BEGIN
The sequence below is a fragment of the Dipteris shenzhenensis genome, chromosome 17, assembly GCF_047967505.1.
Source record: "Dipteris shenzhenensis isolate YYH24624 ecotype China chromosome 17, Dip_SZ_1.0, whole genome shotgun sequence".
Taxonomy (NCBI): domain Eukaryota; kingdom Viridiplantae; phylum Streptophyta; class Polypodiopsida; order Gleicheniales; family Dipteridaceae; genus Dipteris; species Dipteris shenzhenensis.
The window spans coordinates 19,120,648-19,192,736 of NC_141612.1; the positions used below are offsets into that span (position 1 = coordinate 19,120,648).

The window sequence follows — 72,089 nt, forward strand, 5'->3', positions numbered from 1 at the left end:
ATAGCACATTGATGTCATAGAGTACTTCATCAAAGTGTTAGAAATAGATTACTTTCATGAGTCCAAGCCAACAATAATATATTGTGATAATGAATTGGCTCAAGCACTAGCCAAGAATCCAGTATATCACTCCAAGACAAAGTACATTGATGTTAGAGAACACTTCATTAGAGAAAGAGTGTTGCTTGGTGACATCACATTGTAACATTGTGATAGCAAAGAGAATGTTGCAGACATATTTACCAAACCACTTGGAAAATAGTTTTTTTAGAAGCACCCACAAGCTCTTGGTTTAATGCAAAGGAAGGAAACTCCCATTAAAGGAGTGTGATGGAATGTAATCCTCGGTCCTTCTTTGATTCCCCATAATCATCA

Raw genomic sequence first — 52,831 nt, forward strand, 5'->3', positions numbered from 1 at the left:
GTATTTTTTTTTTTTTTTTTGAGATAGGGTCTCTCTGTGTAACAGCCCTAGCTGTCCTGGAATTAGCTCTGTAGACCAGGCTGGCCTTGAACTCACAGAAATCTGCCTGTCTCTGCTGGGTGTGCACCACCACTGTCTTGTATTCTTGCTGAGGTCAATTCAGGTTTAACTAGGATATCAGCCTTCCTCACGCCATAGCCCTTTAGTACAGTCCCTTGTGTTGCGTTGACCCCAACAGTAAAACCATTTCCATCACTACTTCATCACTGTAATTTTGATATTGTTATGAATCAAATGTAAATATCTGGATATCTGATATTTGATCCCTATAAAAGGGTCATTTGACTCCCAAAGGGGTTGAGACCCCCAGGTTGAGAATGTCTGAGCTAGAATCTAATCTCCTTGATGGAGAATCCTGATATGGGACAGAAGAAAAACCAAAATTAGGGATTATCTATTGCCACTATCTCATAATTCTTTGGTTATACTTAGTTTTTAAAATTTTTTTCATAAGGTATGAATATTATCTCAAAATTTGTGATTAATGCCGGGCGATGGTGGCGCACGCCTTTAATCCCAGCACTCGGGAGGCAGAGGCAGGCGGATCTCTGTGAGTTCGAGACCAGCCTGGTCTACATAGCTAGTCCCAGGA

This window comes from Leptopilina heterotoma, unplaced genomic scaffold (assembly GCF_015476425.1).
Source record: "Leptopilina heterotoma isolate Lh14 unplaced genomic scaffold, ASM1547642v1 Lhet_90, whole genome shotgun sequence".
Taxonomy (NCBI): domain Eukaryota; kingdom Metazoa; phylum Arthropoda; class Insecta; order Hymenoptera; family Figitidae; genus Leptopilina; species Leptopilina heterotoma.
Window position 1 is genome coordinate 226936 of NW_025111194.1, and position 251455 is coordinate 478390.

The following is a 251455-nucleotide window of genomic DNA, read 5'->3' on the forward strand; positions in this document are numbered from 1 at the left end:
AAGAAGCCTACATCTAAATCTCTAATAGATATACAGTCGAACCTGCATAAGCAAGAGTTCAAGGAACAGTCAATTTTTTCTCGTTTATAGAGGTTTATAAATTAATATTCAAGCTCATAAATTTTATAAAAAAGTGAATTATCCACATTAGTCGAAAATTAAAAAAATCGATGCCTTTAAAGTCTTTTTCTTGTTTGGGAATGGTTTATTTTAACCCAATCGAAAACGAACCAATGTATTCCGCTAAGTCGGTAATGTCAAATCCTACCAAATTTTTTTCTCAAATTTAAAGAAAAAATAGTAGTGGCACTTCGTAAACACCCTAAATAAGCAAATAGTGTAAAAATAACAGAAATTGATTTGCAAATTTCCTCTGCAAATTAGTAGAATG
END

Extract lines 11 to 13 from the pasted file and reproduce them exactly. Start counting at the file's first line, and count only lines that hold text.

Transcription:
Taxonomy (NCBI): domain Eukaryota; kingdom Metazoa; phylum Arthropoda; class Insecta; order Hymenoptera; family Figitidae; genus Leptopilina; species Leptopilina heterotoma.
Window position 1 is genome coordinate 226936 of NW_025111194.1, and position 251455 is coordinate 478390.

The following is a 251455-nucleotide window of genomic DNA, read 5'->3' on the forward strand; positions in this document are numbered from 1 at the left end: